The opinion piece is either the daftest apologetic the paper has ever run, or else its most elegant expression of droll facetiousness.
The gist of the editorial is to congratulate Walker on a proposed bureaucratic reshuffling, semi-privatizing the State commerce department by recruiting a few outside marketing go-getters to kibbutz with similarly constituted entities throughout the Midwest.
(Political conservatives assume private sector actors are by definition vastly more efficient than their public sector counterparts, even in identical roles. This is axiomatic for conservatives, a veritable Article of Faith, so just concede their point because otherwise after a while the pig starts to enjoy it, as the saying goes.)
Be bolder than bold
The paper claims the strategy is pleasingly in accord with a report — "Be Bold" — issued last month by the Wisconsin Higher Education Business Roundtable, a project of the University of Wisconsin:
"We want to be bold," Walker said of the "Be Bold" report. "I want to be even bolder so we may take this plan and build off it, be more aggressive than what they're presenting."Is the Journal-Sentinel being sarcastic? Because the report also engages prominently two substantial questions of policy that Walker just stuck his foot in last week, thus gaining national notoriety.
The first is Wisconsin's status as a donor State; that is, one that gets returned a smaller slice of the federal pie than the one it contributes.
Says the report:
If Wisconsin won $1 of federal spending for each $1 of taxes it sends to Washington, D.C., instead of the 86 cents we get back, much of the State’s budget deficit would disappear.
The argument for Wisconsin donating to less well-off States might have had some merit earlier in our history, but not at this juncture with our own economy in crisis. Wisconsin’s economy needs the federal dollars as much as any other State.
Look at him, funny
The report then recommends a number of strategies for securing more federal dollars, not any of which — oddly enough! — involves rejecting $810 million in federal dollars which the State of Wisconsin had previously labored mightily to duly secure and which today decorate the accounting ledgers of several of those "other States."
I don't know about you, but if somebody who just rejected $810 million came asking for more, I'd at least look at him a little funny, especially while there are 49 other States clamoring not to be donors.
If you're a Wisconsinite who just came in from the bush and didn't know what that $810 million was for, read ahead to the report's bullet point number 10, "Invest Strategically in State's Infrastructure."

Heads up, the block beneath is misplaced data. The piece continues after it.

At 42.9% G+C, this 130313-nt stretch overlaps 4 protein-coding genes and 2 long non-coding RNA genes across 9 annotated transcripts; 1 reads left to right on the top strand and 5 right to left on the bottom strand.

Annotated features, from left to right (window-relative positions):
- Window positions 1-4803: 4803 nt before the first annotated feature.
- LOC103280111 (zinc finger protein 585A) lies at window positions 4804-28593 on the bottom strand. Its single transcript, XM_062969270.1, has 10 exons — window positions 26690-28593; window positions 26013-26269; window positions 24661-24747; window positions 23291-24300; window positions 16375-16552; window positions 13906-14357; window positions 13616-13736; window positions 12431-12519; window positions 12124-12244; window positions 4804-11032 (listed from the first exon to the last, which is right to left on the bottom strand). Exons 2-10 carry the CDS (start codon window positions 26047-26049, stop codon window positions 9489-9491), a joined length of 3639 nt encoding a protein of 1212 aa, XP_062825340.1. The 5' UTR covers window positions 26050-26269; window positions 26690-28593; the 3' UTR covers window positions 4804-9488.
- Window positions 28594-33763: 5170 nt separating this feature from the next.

While acknowledging that "additions to the State’s infrastructure are often controversial" — possibly a veiled reference to wing-nut radio personalities on the aforesaid broadcasting arm hooting 'Choo Choo!' at an impressionable Tea mob all morning — the business roundtable implores against a public myopia: "A long-term perspective must be maintained to understand and benefit from these investments."
Detecting a whiff of familiarity? No doubt.
Please be being sarcastic
Among the report's related recommendations, this:
Align developing rail strategies with State's economic development strategy, so players in leading clusters are connected to each other, such as universities and market-leading companies. Use rail strategies to connect Wisconsin to Chicago and Twin Cities economies.Or precisely what governor-elect* Walker just shot down, by refusing the federally funded construction of a rail link between Wisconsin's two largest cities, part of an, er, "long-term perspective" hooking Chicago up with Minneapolis-St. Paul, via Milwaukee and Madison.
The fact is, Walker betrayed this report, and replacing half the commerce department with traveling salesmen has got nothing on turning down nearly a billion dollars in transfer payments while turning away thousands of construction and manufacturing jobs, and all essentially because it was passenger rail, not road construction.
How the Journal-Sentinel gets to lionizing Scott Walker for his conformance with this report is quite the feat of ... something.
One can only hope it's sarcasm. Lord help us if it ain't.
* Yes, governor-elect. He hasn't even taken office yet.